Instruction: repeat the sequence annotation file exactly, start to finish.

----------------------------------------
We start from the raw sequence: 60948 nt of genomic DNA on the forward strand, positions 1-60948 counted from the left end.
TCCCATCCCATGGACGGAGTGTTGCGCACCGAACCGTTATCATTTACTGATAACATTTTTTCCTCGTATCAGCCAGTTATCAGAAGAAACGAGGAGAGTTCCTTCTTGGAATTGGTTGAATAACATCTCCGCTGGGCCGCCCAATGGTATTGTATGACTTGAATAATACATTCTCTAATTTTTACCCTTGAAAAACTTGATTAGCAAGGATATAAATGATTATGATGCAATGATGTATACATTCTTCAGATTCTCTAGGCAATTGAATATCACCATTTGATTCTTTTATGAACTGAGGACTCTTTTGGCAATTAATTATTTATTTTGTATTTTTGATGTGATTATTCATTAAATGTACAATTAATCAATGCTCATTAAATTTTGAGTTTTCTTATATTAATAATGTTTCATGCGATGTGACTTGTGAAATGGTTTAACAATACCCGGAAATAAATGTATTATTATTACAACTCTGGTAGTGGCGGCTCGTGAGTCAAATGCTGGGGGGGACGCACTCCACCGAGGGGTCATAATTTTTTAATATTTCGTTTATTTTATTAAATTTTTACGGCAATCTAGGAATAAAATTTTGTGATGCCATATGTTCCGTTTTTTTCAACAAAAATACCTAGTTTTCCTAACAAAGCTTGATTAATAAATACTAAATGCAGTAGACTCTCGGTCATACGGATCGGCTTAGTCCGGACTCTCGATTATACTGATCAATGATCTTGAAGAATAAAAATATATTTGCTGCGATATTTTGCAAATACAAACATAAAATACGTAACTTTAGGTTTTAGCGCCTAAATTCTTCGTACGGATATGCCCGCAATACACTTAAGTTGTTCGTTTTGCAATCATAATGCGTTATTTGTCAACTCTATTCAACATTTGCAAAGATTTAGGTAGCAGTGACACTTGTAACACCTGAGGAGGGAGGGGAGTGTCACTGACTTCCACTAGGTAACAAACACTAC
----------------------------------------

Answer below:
We start from the raw sequence: 60948 nt of genomic DNA on the forward strand, positions 1-60948 counted from the left end.
TCCCATCCCATGGACGGAGTGTTGCGCACCGAACCGTTATCATTTACTGATAACATTTTTTCCTCGTATCAGCCAGTTATCAGAAGAAACGAGGAGAGTTCCTTCTTGGAATTGGTTGAATAACATCTCCGCTGGGCCGCCCAATGGTATTGTATGACTTGAATAATACATTCTCTAATTTTTACCCTTGAAAAACTTGATTAGCAAGGATATAAATGATTATGATGCAATGATGTATACATTCTTCAGATTCTCTAGGCAATTGAATATCACCATTTGATTCTTTTATGAACTGAGGACTCTTTTGGCAATTAATTATTTATTTTGTATTTTTGATGTGATTATTCATTAAATGTACAATTAATCAATGCTCATTAAATTTTGAGTTTTCTTATATTAATAATGTTTCATGCGATGTGACTTGTGAAATGGTTTAACAATACCCGGAAATAAATGTATTATTATTACAACTCTGGTAGTGGCGGCTCGTGAGTCAAATGCTGGGGGGGACGCACTCCACCGAGGGGTCATAATTTTTTAATATTTCGTTTATTTTATTAAATTTTTACGGCAATCTAGGAATAAAATTTTGTGATGCCATATGTTCCGTTTTTTTCAACAAAAATACCTAGTTTTCCTAACAAAGCTTGATTAATAAATACTAAATGCAGTAGACTCTCGGTCATACGGATCGGCTTAGTCCGGACTCTCGATTATACTGATCAATGATCTTGAAGAATAAAAATATATTTGCTGCGATATTTTGCAAATACAAACATAAAATACGTAACTTTAGGTTTTAGCGCCTAAATTCTTCGTACGGATATGCCCGCAATACACTTAAGTTGTTCGTTTTGCAATCATAATGCGTTATTTGTCAACTCTATTCAACATTTGCAAAGATTTAGGTAGCAGTGACACTTGTAACACCTGAGGAGGGAGGGGAGTGTCACTGACTTCCACTAGGTAACAAACACTAC